Robert Redford has only been nominated once for Best Actor Oscar, for The Sting, which is a bit surprising in itself. And while Johnny Hooker is one of his warmest leading man performances, Redford really should have been nominated for his more in-depth performance in The Way We Were that same year. James Caan, who was shut out for one of his best performances—Cinderella Liberty—snarked at the time that Robert Redford got nominated for being cute!

Robert Redford's big year was 1973, with "The Sting" & "The Way We Were."

Paul Newman, as veteran conman Henry Gondorff, eases into his star character actor era here, and loses some of his studied cool and mannerisms from the '60s. Almost 50, Newman is also quite the silver fox here. As Henry, Newman finally seems naturalistic as an actor, and not so posturing as his previous anti-hero era. Newman’s laid-back humor also felt more organic than in past heavy-handed attempts, as in Harper. Need I really point out that Newman and Redford have a great screen rapport?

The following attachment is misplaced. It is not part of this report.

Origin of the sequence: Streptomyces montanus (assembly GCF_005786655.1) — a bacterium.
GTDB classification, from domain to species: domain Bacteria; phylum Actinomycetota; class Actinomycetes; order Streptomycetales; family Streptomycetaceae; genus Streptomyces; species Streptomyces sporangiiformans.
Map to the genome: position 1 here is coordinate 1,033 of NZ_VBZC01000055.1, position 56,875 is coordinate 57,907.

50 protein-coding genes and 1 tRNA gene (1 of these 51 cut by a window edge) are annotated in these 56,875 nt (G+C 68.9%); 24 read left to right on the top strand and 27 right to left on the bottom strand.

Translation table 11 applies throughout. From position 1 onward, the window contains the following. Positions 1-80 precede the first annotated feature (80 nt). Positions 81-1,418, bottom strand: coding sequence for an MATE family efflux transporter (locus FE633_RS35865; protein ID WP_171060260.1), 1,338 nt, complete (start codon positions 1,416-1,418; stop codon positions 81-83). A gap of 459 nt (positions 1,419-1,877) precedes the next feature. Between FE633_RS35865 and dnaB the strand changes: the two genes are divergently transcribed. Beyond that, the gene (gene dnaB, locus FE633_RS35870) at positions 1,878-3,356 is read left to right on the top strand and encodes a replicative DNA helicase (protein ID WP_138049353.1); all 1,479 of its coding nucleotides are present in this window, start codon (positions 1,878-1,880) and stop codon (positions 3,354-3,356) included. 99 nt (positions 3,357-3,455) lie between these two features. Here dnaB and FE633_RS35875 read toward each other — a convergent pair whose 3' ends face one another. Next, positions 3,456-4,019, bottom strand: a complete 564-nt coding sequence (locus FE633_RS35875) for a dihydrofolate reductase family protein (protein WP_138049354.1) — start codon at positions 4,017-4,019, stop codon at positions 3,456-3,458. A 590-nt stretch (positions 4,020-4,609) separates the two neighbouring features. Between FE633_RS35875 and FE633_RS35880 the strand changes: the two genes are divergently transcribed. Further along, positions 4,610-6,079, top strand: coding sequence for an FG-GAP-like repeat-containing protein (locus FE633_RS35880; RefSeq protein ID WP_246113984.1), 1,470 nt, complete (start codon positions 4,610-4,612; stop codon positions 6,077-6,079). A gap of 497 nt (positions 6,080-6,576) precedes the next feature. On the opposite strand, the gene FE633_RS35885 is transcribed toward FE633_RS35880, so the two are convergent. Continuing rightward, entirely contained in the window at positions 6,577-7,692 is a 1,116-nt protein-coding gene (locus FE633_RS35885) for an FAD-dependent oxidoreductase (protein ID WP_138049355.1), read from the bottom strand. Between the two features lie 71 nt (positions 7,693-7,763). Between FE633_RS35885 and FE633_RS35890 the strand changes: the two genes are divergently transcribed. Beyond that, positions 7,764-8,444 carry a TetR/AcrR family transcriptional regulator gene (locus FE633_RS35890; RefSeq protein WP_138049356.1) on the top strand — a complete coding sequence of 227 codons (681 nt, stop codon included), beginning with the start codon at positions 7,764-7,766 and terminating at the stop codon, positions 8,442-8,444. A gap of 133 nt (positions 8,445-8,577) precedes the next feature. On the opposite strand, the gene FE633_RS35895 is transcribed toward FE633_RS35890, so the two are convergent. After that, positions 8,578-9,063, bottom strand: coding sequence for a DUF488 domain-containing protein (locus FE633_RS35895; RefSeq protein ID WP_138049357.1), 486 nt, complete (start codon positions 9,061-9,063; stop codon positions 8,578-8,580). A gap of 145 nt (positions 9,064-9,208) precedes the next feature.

Paul Newman, moving into his star character actor era with ease, in "The Sting."

The story was based on two real-life brothers that David S. Ward was inspired by, from David Maurer’s 1940 book The Big Con. Ward claimed he used a number of sources in his research, was upset by the charges of plagiarism, and didn’t want Universal to pay out. The studio was already citing the book in its movie promotion and it didn’t help that Ward named Newman’s character after the last name of the con brothers Maurer wrote about. Universal quickly settled. TV writer/producer Roy Huggins later noted that The Sting also borrowed plot elements from a classic episode of his Maverick series: “Shady Deal at Sunny Acres.” This isn’t to take away from Ward’s tight, zingy script, but why is it so hard for Hollywood talent to give others credit where it’s due?

Robert Redford, as the con man whose biggest con is nearly complete, in "The Sting."

The Sting made a fortune and was a real feel-good picture—but an Oscar winner for Best Picture? Well, far lesser films have won and who says that Oscar winners have to be dramatic, groundbreaking, etc. Sometimes Oscar-winning films and performances can just be entertaining!